Plan fiduciaries may create a fiduciary duty in stock drop cases by incorporating filings with the Securities and Exchange Commission into the Summary Plan Description.
We have been waiting for the Ninth Circuit to rule on a big case concerning stock drop cases.
Here’s the case of Harris v. Amgen, __ F.3d __ (October 30, 2014) (PDF)(Reversing dismissal of stock drop case: incorporation of the securities filings by reference into the Summary Plan Description created fiduciary duty that may be relied upon in ERISA-governed stock drop case.)
Current and former employees of Amgen participated in ERISA-governed retirement savings plans that qualified as “individual account plans.” The Amgen Common Stock Fund was included as an investment option. Participants brought an ERISA class action after they lost money in their retirement savings accounts when the value of Amgen’s common stock dropped.
DISTRICT COURT HELD. The district court dismissed the breach of fiduciary duty claim and the lawsuit relying on the presumption that offering company stock as an investment option is prudent (commonly known as the “Moench presumption”).
NINTH CIRCUIT PROCEDURAL POSTURE. There is a long appeal history. In 2013, the Ninth Circuit reversed the district court’s dismissal and held that the presumption of prudence did not apply because the plans did not mandate or require investment in employer stock, applying the presumption criteria applicable at the time. The U.S. Supreme Court then granted certiorari and vacated and remanded the case for reconsideration in light of the Supreme Court’s June 25, 2014 decision in Fifth Third Bancorp v. Dudenhoeffer.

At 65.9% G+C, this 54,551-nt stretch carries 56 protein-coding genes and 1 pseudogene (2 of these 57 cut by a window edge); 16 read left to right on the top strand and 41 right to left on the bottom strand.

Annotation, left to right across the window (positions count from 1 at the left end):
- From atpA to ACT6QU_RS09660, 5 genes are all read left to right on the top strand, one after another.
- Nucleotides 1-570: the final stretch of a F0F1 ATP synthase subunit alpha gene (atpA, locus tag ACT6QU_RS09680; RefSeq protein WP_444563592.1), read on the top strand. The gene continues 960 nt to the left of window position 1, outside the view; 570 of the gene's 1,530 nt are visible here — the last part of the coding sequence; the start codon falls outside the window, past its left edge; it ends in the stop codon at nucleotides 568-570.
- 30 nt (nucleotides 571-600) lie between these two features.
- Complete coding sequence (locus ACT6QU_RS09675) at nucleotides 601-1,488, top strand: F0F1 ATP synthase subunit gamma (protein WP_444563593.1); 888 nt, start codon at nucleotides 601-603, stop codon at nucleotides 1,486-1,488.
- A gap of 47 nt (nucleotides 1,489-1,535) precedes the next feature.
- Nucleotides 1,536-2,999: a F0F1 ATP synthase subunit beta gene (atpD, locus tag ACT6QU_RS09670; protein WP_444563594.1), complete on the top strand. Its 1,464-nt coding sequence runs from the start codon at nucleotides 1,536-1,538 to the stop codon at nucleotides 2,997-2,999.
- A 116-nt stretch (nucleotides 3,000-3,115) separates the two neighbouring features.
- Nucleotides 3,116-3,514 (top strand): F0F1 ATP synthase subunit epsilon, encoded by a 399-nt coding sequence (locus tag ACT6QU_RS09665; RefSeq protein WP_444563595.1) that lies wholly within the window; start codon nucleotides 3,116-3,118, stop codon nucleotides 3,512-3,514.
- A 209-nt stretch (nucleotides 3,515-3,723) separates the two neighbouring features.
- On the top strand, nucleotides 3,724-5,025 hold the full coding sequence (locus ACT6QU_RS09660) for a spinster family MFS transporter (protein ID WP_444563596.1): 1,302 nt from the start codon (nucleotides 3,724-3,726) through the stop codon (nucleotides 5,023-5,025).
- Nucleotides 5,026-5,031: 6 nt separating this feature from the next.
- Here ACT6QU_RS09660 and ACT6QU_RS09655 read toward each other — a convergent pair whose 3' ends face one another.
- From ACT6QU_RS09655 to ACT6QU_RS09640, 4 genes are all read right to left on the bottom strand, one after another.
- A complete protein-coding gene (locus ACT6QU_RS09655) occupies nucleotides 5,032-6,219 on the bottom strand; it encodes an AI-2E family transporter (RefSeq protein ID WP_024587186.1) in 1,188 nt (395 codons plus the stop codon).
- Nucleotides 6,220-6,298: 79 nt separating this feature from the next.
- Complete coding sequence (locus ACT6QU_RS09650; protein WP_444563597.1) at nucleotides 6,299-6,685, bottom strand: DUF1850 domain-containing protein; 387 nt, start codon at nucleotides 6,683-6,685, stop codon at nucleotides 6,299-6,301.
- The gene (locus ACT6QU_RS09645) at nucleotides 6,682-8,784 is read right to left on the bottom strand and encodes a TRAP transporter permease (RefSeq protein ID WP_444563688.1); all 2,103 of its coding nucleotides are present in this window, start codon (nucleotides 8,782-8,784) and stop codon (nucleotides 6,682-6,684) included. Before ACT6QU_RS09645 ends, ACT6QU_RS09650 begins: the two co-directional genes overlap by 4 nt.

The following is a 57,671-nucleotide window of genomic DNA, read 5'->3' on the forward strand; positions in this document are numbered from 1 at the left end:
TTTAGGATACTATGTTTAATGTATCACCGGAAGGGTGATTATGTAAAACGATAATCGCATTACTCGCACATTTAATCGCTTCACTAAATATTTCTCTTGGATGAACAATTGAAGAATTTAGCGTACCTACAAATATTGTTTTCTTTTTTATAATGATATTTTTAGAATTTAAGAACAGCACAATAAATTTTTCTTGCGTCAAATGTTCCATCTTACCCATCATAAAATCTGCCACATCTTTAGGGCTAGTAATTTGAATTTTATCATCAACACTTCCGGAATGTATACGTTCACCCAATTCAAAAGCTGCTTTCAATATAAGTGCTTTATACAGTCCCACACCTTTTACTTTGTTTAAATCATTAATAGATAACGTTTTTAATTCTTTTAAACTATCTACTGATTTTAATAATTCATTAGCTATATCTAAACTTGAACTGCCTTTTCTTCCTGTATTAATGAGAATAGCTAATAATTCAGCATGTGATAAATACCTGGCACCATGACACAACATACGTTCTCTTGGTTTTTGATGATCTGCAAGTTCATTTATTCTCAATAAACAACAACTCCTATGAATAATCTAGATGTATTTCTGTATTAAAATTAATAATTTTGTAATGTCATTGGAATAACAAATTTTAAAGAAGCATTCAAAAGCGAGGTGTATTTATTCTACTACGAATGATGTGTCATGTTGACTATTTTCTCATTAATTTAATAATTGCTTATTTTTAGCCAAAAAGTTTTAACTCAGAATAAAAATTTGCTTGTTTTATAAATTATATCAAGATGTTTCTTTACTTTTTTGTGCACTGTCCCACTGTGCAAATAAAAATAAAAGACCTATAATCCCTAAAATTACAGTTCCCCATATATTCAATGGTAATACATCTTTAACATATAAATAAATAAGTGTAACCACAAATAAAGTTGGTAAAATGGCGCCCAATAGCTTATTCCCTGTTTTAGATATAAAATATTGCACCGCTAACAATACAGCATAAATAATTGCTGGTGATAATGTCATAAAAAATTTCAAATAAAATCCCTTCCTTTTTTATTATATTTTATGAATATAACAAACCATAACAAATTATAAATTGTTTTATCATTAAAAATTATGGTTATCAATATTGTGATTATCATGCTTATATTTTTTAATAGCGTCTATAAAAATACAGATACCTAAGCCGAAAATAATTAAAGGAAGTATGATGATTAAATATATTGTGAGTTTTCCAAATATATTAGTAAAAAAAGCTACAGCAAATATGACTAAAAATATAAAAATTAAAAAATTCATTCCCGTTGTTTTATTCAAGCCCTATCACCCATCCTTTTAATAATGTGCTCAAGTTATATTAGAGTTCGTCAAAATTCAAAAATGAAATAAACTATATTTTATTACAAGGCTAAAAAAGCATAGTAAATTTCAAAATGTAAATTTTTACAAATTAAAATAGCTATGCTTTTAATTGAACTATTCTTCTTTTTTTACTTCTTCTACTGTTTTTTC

NINTH CIRCUIT REVERSES/RATIONALE. The Ninth Circuit again reversed the district court’s dismissal.
- The U.S. Supreme Court held in Fifth Third Bancorp v. Dudenhoeffer, __ U.S. __ (2014) that there is no presumption of prudence for employee stock ownership plan fiduciaries, except in certain limited circumstances.
- Plaintiffs did not have to satisfy the criteria (under prior law) to show that the presumption of prudence was inapplicable.
- Plaintiffs properly stated a claim that the defendants failed to act prudently, and violated their ERISA fiduciary duties, by continuing to offer Amgen common stock as an investment option when they knew or should have known that the stock was being sold at an artificially inflated price.
- If defendants had disclosed adverse safety test results regarding its drug products, they would have concurrently satisfied duties under both the securities laws and ERISA.
- Fiduciaries are under no obligation to violate securities laws in order to satisfy their ERISA fiduciary duties.
- The Summary Plan Descriptions (SPD) incorporated Amgen’s securities filings, including its financial statements, by reference. Consequently, the Ninth Circuit rejected defendants’ argument that assertions made in documents filed with the Securities and Exchange Commission were not made in a fiduciary capacity. Defendants’ preparation and distribution of the SPDs, including the incorporation of the securities filings by reference, were acts performed in their fiduciary capacities, and could be used in the ERISA case.